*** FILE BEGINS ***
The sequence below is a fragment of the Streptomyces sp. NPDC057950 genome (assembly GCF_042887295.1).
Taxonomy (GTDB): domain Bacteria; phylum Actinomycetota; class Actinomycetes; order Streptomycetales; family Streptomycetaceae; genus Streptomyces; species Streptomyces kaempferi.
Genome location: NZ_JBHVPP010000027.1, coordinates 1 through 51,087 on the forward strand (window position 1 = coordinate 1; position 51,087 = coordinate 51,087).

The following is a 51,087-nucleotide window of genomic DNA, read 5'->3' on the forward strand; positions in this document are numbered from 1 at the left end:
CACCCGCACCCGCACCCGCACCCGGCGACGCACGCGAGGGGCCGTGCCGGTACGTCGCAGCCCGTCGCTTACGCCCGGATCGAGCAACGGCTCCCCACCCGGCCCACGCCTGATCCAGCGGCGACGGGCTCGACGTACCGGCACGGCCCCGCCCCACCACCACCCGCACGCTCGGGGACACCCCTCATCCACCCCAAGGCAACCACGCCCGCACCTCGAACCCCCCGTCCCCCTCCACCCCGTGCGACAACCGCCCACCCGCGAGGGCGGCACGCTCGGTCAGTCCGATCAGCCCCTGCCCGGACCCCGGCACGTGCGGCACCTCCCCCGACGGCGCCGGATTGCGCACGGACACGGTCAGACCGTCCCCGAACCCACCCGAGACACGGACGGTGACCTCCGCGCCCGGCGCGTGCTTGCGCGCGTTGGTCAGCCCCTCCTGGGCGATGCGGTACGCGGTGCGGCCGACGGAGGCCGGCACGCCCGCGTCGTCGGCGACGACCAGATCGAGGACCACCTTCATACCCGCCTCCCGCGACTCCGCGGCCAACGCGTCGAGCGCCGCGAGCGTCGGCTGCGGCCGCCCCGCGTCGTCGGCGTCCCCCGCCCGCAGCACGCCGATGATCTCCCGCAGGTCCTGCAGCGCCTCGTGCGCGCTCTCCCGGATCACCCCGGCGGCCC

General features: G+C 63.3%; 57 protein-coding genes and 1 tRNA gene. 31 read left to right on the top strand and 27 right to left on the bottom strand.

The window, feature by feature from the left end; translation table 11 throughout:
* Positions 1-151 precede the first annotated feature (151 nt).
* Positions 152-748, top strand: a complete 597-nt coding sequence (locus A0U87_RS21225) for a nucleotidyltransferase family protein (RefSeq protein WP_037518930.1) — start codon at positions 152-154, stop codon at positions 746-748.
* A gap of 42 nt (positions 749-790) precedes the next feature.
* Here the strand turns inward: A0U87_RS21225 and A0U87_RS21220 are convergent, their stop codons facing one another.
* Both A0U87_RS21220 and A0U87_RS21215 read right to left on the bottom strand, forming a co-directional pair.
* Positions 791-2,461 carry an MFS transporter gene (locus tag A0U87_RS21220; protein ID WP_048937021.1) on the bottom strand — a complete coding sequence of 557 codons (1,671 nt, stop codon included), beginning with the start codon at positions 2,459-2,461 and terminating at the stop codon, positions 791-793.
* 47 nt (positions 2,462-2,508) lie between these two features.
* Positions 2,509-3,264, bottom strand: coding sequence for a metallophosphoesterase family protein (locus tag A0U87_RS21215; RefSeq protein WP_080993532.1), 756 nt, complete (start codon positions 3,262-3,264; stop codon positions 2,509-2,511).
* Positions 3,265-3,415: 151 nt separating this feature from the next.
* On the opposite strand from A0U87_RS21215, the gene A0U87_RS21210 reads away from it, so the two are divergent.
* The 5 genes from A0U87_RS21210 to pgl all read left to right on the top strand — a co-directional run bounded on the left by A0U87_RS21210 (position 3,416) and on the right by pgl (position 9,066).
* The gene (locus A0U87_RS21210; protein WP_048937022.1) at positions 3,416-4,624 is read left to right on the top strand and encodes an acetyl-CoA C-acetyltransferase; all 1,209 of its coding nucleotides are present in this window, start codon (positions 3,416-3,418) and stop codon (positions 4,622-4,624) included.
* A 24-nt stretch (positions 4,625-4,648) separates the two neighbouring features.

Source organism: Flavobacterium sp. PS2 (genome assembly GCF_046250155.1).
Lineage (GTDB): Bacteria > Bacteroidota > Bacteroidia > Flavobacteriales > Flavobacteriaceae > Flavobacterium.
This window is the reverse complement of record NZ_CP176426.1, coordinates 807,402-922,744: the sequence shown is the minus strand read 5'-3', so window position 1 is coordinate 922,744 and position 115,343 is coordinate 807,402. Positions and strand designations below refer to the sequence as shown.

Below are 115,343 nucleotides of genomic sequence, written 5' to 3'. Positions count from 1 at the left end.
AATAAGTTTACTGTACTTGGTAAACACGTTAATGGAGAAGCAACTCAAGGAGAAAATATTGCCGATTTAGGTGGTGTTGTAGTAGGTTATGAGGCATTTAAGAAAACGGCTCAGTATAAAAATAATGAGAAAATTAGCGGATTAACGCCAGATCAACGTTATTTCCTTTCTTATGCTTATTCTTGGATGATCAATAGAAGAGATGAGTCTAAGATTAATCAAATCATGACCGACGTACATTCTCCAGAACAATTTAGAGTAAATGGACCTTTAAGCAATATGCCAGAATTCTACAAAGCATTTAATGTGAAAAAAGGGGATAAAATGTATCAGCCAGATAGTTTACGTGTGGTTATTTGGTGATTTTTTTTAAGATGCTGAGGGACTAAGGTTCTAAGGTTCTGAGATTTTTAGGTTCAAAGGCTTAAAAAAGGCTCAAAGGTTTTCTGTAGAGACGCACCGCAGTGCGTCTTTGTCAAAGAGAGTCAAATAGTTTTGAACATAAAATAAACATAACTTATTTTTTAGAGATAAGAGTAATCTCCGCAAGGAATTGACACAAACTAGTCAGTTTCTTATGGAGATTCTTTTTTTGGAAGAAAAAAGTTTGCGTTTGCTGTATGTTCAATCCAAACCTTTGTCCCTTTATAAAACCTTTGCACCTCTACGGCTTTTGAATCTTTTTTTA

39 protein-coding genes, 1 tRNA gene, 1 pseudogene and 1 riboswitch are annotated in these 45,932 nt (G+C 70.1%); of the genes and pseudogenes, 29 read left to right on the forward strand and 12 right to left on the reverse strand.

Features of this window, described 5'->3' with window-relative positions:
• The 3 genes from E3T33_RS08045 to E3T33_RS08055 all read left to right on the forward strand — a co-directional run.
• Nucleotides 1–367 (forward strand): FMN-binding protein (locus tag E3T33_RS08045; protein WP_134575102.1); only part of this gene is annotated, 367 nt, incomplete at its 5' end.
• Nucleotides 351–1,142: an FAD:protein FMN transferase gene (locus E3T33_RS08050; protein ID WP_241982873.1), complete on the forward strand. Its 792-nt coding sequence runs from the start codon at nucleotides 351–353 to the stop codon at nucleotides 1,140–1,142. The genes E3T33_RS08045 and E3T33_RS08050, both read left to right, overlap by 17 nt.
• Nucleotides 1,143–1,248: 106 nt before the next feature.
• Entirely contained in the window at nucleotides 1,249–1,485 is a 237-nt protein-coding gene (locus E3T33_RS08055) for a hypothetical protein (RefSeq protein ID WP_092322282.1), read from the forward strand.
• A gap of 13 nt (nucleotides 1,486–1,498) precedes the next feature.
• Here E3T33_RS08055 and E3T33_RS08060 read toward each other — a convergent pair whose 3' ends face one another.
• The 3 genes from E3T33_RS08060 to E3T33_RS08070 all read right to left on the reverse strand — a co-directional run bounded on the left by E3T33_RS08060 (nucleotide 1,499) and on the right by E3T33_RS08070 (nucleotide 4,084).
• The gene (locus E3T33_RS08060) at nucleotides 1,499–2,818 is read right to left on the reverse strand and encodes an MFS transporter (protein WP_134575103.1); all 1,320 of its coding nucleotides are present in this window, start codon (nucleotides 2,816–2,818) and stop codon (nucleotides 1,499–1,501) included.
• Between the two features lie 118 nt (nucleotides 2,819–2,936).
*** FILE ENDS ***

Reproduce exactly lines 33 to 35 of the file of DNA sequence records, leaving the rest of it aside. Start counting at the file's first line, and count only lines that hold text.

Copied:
• A gap of 13 nt (nucleotides 1,486–1,498) precedes the next feature.
• Here E3T33_RS08055 and E3T33_RS08060 read toward each other — a convergent pair whose 3' ends face one another.
• The 3 genes from E3T33_RS08060 to E3T33_RS08070 all read right to left on the reverse strand — a co-directional run bounded on the left by E3T33_RS08060 (nucleotide 1,499) and on the right by E3T33_RS08070 (nucleotide 4,084).